In my blog article, Bye, Latisha! Evicting Your Inner Critic Part I, I used examples from my own life to demonstrate how an inner critic can sabotage one’s efforts to get ahead. In Evicting the Inner Critic Part II: From Negative to Positive Self-Talk, I’m going to discuss what negative self-talk is, how it can affect you, and what you can do to go from negative to positive self-talk.
SO, DID MY INNER CRITIC, LATISHA, COME BACK?
Of course, she did!
And nastier than ever.
The first clue that she was back was when I began to make excuses for not enrolling in a Chemistry class.
“I’m horrible at everything that has to do with calculations. I’ll never pass that class.”
The next clue was when my friend pointed out that a guy we passed by almost every day on our way to the student union liked me. I took one look at him, and immediately thought,
“Wow! He’s freaking hot. No way would he be caught dead with the likes of me.”
The final clue was when my best friend and I went bathing suit shopping for a weekend trip to the beach.
She picked out a really cute two-piece. I took one look at it, smiled then thought,
“I’d never fit my Orca size butt into that tiny, little thing.”
Living with Latisha in my head without putting her in check for as long as I did made it easy for her to return and once again mess with my thoughts.
It quickly became the same, old pattern of one beat down after another.
Latisha was one bad habit that had to be broken.
And broken it was.
Let me tell you how.
IT TOOK MORE THAN 21 DAYS
Contrary to popular belief, the 21-day rule for breaking bad habits isn’t realistic.
Negative self-talk is a bad habit that requires a consistent and conscious effort to break. The longer we’ve practiced the habit, the longer it’ll take to get rid of it.
Without awareness of the damage that something or someone is causing us, there’s no motivation for change.
So, let’s talk about what negative self-talk is and why we should be self-motivated toward the healthier alternative, positive self-talk.
WHAT IS NEGATIVE SELF-TALK
Negative self-talk is an internal dialogue that causes us to live in self-doubt, fear, anger, hopelessness, and even depression.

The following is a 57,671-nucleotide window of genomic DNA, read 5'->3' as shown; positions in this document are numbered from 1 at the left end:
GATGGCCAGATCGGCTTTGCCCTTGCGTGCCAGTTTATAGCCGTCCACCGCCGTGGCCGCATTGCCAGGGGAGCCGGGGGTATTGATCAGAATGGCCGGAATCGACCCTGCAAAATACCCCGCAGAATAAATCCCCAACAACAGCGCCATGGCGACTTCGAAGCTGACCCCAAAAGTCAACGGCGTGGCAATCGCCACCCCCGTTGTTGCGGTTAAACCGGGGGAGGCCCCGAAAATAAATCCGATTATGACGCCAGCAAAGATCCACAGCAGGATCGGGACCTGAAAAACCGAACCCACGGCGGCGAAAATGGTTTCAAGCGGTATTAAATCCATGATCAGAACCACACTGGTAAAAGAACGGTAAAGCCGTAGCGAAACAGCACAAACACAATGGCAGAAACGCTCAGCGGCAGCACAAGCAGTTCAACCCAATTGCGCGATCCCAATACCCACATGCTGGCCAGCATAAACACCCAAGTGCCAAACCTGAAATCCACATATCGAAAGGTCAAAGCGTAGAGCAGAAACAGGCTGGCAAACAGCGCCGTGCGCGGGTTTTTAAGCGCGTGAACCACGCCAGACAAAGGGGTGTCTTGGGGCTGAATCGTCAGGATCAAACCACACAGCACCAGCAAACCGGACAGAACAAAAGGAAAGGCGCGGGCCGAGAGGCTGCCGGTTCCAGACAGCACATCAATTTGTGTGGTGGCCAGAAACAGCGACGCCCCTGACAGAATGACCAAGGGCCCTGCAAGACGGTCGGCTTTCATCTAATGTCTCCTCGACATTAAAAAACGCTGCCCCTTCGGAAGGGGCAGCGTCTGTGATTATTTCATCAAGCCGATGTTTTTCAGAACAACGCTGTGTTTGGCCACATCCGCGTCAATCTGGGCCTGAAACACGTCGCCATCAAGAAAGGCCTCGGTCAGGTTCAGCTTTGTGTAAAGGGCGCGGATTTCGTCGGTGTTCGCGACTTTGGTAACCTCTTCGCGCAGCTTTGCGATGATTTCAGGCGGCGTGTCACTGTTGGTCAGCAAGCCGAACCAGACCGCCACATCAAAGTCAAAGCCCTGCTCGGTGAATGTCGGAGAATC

It trashes our self-esteem, which impacts our self-confidence, which impacts our ability to step out of our comfort zones and try new and exciting things, which impacts our mood, which impacts our self-esteem.
Negative self-talk isn’t good for our overall health and well-being, to include our spiritual well-being. It fosters in us a limited belief system that keeps us stagnant, and unable to fulfill our potential.
Negative self-talk is mostly learned in childhood from continuously hearing our caregivers, siblings and other agents of socialization criticize, judge, blame, shame, and bully us.
Because it begins so early in the life cycle, it becomes ingrained in us. The feelings it generates often turn into our “normal,’ causing it to take place automatically in response to certain cues without our conscious knowledge.
The good news is that we’re all capable of unlearning bad habits and replacing them with new habits that do serve us well, like positive self-talk.
WHAT IS POSITIVE SELF-TALK
Positive self-talk is a learned behavior that is the direct opposite of negative self-talk.
The former lifts you up and makes you feel good, while the latter makes you feel bad about yourself and your abilities.
Positive self-talk empowers and makes you feel like you’re in the driver’s seat, in total control over the outcomes of your life. While negative self-talk makes you feel like you’ve no control at all over the outcomes of your life.
In other words, things happen to you rather than that you make things happen.
INTRODUCING AND REINFORCING POSITIVE SELF-TALK
While some instances of negative self-talk are normal, it’s crucial for our overall well-being that we learn to recognize patterns of negative self-talk that are continuous and pervasive, how to interrupt those patterns, and how to introduce and reinforce positive self-talk.